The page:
A potentially disturbing trend is taking place at local housing projects, as black men are alleging that the DC Housing Authority Police and Metropolitan Police are giving them "barring notices" and arresting them under false pretenses, WUSA9 reports.
This is especially troubling for Washington D.C. juveniles charged with crimes, not knowing their rights or how to react to such a situation. Sometimes, young people are charged as being suspects by police, but they actually become victims by authorities who are able to manipulate the law.
Our Washington D.C. criminal defense lawyers recognize that young people who are charged with crimes can end up with long-term consequences as a result of a problem as a teenager. We also realize that teenagers who may be in the wrong place at the wrong time often are cited by police without a whole lot of proof.
A strong police interrogation can turn an innocent teenager into a guilty one, especially when that young person doesn't realize that he or she has a right to remain silent and are under no obligation to speak with officers. Detectives may tell suspects that the only way they can help themselves is to give a statement, but teens don't know that may not be the best thing for them to do at that time.
Even arrests for misdemeanors, seemingly minor crimes, can lead to disqualification for scholarships and college admissions, a job or other necessities that lead to a solid future. Juvenile defendants require strong criminal representation.
In this case, several young African-American men believe that housing police officers and metro officers are forbidding them from visiting housing projects merely based on what they're wearing.
The news station WUSA9 reports that housing authority officials say people are barred from going to public housing projects if they engage in activity that "threatens the safety, health or peaceful enjoyment" of the area for other residents.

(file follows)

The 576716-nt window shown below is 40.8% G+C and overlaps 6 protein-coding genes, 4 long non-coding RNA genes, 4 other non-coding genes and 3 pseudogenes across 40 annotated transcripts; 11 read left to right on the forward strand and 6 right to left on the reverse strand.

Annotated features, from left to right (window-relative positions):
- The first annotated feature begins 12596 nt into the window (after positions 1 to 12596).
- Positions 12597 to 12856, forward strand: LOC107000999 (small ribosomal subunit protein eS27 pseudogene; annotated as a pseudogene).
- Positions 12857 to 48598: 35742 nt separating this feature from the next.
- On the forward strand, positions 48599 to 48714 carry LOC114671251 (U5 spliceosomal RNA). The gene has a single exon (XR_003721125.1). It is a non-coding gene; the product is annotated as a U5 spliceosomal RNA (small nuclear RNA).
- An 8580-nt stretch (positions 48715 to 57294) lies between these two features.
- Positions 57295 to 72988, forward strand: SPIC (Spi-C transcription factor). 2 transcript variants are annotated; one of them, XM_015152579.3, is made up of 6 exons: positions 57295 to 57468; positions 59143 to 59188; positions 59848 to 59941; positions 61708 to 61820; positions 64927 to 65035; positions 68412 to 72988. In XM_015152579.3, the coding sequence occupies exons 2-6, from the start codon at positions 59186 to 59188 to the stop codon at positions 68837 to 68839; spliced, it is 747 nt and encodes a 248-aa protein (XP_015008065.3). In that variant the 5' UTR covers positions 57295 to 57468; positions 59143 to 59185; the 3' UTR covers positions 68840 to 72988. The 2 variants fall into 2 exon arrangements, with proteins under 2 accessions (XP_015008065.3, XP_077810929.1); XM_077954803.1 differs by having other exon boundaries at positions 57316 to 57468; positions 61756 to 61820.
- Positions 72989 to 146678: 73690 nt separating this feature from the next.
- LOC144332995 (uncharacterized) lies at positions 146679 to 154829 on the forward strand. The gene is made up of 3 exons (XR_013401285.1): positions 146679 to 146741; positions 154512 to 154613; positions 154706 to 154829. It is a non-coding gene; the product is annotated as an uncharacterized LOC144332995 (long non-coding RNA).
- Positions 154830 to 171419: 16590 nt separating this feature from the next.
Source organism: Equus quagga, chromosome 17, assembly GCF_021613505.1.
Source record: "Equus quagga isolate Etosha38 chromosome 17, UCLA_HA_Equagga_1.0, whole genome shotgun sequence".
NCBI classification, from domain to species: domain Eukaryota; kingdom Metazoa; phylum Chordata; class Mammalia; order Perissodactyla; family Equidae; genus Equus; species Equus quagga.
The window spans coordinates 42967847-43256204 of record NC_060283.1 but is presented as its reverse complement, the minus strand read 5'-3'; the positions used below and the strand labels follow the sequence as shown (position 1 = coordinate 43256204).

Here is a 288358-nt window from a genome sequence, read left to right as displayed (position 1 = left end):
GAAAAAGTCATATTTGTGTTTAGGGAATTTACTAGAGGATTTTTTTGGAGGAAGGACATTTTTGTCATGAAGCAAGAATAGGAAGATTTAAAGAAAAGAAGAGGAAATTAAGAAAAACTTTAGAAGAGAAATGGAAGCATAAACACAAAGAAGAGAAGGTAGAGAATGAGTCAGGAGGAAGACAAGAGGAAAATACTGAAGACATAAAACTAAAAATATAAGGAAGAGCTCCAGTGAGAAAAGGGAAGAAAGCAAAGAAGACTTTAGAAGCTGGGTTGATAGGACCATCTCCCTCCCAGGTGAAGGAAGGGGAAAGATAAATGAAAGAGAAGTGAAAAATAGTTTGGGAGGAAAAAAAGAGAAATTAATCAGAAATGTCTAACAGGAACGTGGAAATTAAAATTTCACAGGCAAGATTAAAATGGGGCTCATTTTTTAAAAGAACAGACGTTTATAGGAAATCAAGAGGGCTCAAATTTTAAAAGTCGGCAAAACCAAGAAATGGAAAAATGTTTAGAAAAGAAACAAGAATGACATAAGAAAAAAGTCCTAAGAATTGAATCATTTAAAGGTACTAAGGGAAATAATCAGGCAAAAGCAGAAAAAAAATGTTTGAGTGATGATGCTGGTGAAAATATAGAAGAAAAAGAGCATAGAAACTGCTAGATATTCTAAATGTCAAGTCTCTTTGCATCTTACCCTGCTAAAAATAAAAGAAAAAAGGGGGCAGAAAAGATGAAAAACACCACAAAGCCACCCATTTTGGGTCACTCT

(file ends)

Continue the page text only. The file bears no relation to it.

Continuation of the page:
One 21-year-old told the news station that he has no prior criminal history, but he was thrown to the ground, searched by officers and had an officer's boot placed on his neck simply for the way he looked.
Another man, a Board of Education member who has a contract to serve on the property, was also arrested. After public pressure, charges were dismissed, but an arrest record still stands.
Local Washington, D.C., criminal defense lawyers have begun working to fight the problem, which they believe is racial discrimination. Another man told the news station that while he has an arrest record from his teenage years, he is now a college graduate who is attempting to be a role model to other young people in the projects.
This is certainly an issue worth looking at because there is no excuse or reason for racially profiling. In 2011, this is an issue that simply shouldn't be cropping up. Police must have a reasonable suspicion, called reasonable doubt, to investigate any person in this country. Simply looking a certain way or having a past criminal history isn't grounds.